by Duane Ediger
“You have to show them that you won’t harm them,” said Don Misael. He moved his hand toward the wasp nest and gently cradled it in his palm. A half-dozen curious creatures explored his hand for several seconds as he slowly pulled it back, then flew back to the nest.
Having established this peace, Don Misael, a leader of the Buenos Aires Farmers Association (ASOCAB), fellow farmers, CPTers and other accompaniers planted a tree sapling to mark the year anniversary of the return to Las Pavas.
The planting closed anniversary celebrations in which over a hundred returnees retraced the steps of their risky return. Reflections on their struggles and the scriptures cross-pollinated. They chased down a community animal and shared a feast of beef and rice. They sang accompanied by accordion, drum and guira, rejoicing in God’s faithfulness.
“My grandfather came here in 1950. The first displacement was by cattle ranchers in 1958,” Don Misael shared around the evening campfire. Since the 1990s, drug barons and palm plantation masters have issued threats directly and through paramilitaries.
Eliud Alvear, a teacher and community leader continued, “Since ASOCAB formed in 1998, we’ve been forced to flee three times by paramilitaries. But we’re still here. Not many Colombian communities can say that. In 2000 we made a firm decision to rely on God, and not to let any armed group divide us.”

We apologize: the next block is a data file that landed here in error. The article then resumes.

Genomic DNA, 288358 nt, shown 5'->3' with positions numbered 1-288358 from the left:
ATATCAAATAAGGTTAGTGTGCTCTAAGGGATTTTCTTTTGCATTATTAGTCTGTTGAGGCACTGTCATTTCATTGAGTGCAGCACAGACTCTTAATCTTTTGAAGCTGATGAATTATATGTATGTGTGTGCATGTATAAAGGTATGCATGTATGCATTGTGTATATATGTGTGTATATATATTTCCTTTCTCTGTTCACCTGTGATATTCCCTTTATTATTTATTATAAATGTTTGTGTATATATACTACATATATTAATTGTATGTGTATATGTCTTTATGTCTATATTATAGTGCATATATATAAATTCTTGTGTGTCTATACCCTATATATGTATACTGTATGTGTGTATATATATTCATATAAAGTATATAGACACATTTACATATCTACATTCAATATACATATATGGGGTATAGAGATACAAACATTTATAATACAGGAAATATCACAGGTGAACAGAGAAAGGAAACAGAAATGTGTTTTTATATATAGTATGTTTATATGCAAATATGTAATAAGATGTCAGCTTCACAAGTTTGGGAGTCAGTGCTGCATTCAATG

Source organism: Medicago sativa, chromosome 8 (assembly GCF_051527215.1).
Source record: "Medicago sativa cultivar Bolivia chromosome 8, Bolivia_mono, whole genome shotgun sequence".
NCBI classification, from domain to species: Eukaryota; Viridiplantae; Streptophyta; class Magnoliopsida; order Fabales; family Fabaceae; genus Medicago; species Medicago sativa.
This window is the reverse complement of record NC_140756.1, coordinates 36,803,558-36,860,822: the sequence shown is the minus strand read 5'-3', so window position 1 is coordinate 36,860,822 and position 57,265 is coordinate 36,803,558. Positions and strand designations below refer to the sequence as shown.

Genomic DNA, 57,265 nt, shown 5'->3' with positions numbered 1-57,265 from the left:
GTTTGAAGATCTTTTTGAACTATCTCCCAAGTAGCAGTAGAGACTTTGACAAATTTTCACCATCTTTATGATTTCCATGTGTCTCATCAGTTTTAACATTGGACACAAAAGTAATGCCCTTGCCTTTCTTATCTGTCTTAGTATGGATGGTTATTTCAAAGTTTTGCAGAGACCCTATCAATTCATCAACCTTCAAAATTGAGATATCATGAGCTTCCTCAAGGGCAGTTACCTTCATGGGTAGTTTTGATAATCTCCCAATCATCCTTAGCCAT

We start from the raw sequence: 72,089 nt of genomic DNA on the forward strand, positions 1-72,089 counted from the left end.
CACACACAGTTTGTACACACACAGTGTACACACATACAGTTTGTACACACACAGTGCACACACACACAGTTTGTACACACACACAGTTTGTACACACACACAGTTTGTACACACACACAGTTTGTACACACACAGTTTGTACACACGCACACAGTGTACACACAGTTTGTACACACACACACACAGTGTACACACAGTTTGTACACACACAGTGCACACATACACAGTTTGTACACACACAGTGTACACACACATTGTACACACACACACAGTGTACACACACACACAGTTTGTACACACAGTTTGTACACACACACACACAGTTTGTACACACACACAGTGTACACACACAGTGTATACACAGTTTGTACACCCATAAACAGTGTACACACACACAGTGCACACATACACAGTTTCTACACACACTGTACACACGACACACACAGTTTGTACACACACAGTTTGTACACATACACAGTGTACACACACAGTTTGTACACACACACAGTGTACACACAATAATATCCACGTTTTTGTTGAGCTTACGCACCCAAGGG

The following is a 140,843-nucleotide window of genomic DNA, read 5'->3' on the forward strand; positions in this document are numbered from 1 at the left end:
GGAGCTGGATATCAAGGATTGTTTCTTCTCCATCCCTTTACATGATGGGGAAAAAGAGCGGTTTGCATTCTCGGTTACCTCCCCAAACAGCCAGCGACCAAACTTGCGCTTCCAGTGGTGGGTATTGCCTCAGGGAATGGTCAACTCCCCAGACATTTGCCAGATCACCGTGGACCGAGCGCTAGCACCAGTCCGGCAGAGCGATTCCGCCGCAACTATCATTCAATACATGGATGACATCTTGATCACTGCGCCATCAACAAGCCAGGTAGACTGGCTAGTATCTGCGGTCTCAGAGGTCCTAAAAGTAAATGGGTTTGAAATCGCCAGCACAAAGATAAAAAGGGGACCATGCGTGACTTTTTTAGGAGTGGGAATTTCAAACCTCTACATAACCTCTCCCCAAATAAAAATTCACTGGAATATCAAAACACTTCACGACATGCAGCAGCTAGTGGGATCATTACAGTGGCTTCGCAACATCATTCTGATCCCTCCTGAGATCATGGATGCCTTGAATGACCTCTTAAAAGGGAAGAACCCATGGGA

“In 2006 we filed for legal title,” he added. “Soon after, paramilitaries forced us off and the palm companies moved in. After more than a year, despair set in. We asked God for a sign. 2008 brought floods that destroyed all 14,000 palms. The workers [temporarily] evacuated. We took this as an answer to our prayer and returned. When we were wrongfully evicted in 2009, our words were not ‘Good bye,’ but ‘See you later.’”
One year ago the Las Pavas farmers returned in time for spring planting. They maintain an uneasy truce with palm oil producers who work on separate parts of the same estate. Soon after last year’s return the Constitutional Court decided that the 2009 eviction of the farmers illegal. But the government rural land agency (INCODER) has failed to move on many land claims including ASOCAB’s. Under pressure from the Interior Minister, the INCODER head resigned April 1 and was replaced by a former leader of the Magdalena Medio Peace and Development Program, a church-sponsored organization that provides legal representation to ASOCAB.
The newly planted anniversary tree is a medlar, which when full grown will bear fruit year-round. It is rooted in land that the community has reclaimed and is again getting ready to plant with yucca, plantain and other food crops.
It also grows in sight of endless acres of monoculture oil palm, the compound of the palm companies responsible for the 2009 eviction, and a wasp nest, all of which have experienced the community’s unintimidated, lived commitment to nonviolence.